Vatican City

Electing a new pope, the conclave

The process that produces the white smoke

Electing a new pope, the conclave

Vatican City, March 11 - The conclave is the group of cardinal electors who normally meet between 15 and 20 days after the pope's death to decide his successor. This time the conclave has been brought forward because Benedict XVI did not die but abdicated. The College of Cardinals fixes the starting date for the conclave, in this case March 12, which takes place inside the Sistine Chapel. The participating cardinals must be under 80 years old on the day before the pope's death. An official maximum of 120 cardinals can participate in the conclave. This time there are 115 cardinal-electors, making the required two-thirds majority 77. Members live in a 105-room Vatican residence during the conclave, during which period they have no contact with the outside world. They are allowed no mobile phones, newspapers, television, messages or letters, and are regular sweeps of all relevant areas for listening devices. Although officially restricted to the electing cardinals, a number of other individuals are permitted in the conclave. These include nurses for infirm cardinals, doctors, priests to hear confessions in different languages, individuals for preparing meals and housekeeping and several Vatican officials tasked with scrutinizing the vote. All are sworn to perpetual secrecy regarding anything they learn concerning the election of the pope. The conclave requires a two-thirds majority to elect a pope. After an afternoon vote held on the first day, four votes take place daily, two in the morning and two in the afternoon. After each vote, the ballot papers are burned. If no pope has been agreed chemicals are added to the fire to produce black smoke. White smoke indicates that a new pontiff has been appointed. Once elected, the new pope must officially accept the post and state the name by which he wishes to be known. He then goes to the Room of Tears, a small room next to the Sistine Chapel, where he finds the white papal robes in three different sizes. He dons the appropriate robes and returns to the conclave, where the "Camerlengo" or Chamberlain places the Fisherman's Ring on his finger and each cardinal pays homage. Next, the senior Cardinal Deacon appears at the main balcony of the basilica's facade to proclaim the new pope, who then gives his first apostolic blessing, Urbi et Orbi ("to the City [Rome] and to the World").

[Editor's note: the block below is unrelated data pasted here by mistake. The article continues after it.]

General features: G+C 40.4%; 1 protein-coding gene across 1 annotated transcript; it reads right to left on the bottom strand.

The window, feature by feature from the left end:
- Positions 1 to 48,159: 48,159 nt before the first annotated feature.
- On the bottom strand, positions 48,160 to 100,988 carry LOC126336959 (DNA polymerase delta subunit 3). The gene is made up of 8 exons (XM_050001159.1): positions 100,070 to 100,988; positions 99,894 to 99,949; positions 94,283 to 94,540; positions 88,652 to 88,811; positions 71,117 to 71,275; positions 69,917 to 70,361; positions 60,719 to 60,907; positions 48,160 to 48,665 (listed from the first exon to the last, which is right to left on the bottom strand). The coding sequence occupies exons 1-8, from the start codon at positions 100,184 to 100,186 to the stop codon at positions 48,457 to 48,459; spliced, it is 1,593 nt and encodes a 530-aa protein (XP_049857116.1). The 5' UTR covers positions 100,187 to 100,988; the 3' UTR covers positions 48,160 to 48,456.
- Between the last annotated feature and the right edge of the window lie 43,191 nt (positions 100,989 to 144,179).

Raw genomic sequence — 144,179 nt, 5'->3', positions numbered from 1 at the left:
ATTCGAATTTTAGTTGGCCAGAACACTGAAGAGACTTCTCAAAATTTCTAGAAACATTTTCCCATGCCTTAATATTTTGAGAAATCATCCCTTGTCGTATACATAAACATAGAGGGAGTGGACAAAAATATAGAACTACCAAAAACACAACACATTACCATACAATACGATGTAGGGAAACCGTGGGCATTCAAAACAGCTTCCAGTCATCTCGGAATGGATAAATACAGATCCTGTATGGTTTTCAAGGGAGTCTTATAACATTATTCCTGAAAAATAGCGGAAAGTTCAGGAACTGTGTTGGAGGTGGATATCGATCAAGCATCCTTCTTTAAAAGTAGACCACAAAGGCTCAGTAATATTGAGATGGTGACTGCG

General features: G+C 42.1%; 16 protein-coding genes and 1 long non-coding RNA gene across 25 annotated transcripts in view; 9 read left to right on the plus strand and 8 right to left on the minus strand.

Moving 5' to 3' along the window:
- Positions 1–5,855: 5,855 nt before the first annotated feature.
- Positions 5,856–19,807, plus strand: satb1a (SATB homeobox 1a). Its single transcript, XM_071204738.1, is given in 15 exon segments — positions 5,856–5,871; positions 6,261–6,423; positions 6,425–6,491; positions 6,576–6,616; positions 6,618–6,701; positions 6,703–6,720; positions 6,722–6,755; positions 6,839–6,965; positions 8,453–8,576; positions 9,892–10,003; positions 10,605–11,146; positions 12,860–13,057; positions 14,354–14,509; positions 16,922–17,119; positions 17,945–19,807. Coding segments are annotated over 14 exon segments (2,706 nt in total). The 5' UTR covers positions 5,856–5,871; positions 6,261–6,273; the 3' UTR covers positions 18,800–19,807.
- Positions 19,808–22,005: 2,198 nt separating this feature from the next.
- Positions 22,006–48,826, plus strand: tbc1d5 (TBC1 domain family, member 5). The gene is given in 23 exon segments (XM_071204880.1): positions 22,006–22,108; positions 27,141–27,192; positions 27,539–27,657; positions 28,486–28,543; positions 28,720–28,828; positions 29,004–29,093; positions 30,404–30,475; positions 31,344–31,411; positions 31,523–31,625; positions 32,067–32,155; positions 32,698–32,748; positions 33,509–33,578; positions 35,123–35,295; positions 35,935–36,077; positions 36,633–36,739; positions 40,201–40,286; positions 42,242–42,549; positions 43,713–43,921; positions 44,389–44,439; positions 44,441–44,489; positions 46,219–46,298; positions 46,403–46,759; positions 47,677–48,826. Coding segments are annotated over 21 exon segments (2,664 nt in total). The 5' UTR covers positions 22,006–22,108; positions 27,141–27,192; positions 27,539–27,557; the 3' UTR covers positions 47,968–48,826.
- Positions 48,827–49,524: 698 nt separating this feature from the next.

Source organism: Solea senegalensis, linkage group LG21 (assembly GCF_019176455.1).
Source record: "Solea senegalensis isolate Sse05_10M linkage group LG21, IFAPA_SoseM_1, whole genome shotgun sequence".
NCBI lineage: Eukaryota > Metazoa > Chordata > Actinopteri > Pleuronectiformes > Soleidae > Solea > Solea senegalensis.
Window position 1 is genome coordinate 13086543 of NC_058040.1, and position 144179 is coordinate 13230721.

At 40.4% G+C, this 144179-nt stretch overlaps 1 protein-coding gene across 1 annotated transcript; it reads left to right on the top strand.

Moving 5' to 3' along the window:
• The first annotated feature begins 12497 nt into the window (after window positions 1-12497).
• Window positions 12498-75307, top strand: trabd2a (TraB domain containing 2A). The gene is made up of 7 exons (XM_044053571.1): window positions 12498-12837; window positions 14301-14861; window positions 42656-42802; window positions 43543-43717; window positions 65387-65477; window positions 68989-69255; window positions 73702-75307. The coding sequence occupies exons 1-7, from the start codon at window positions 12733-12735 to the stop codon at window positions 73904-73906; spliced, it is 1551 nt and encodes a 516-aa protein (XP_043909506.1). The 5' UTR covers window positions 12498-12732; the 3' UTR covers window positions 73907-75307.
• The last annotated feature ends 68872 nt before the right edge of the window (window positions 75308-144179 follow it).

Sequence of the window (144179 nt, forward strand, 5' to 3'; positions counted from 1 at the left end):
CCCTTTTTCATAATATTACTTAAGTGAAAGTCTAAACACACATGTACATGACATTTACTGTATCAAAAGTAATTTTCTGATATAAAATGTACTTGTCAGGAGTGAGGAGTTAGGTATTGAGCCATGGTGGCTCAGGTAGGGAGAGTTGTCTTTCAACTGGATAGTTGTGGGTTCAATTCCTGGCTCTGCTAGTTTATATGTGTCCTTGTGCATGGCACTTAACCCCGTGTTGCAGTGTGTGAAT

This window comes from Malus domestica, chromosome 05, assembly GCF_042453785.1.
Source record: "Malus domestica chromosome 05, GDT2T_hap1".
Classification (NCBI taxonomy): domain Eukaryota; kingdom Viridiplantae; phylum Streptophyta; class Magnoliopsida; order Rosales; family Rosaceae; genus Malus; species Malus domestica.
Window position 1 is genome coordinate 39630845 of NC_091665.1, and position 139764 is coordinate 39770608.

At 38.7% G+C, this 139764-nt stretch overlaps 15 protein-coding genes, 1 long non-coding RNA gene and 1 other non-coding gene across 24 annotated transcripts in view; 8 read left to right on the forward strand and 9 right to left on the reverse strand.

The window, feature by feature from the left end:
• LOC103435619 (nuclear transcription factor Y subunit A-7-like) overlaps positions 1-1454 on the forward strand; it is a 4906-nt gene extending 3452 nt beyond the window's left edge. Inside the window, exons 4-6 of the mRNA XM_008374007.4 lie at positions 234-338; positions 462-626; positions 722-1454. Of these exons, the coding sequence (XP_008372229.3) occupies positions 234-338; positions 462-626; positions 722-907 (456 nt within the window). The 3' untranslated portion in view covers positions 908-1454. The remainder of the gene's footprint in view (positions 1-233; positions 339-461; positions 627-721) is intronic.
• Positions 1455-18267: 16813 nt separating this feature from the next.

Lascia il tuo commento

Condividi le tue opinioni su Gazzetta del Sud online

Caratteri rimanenti: 400

Le altre notizie

i più letti di oggi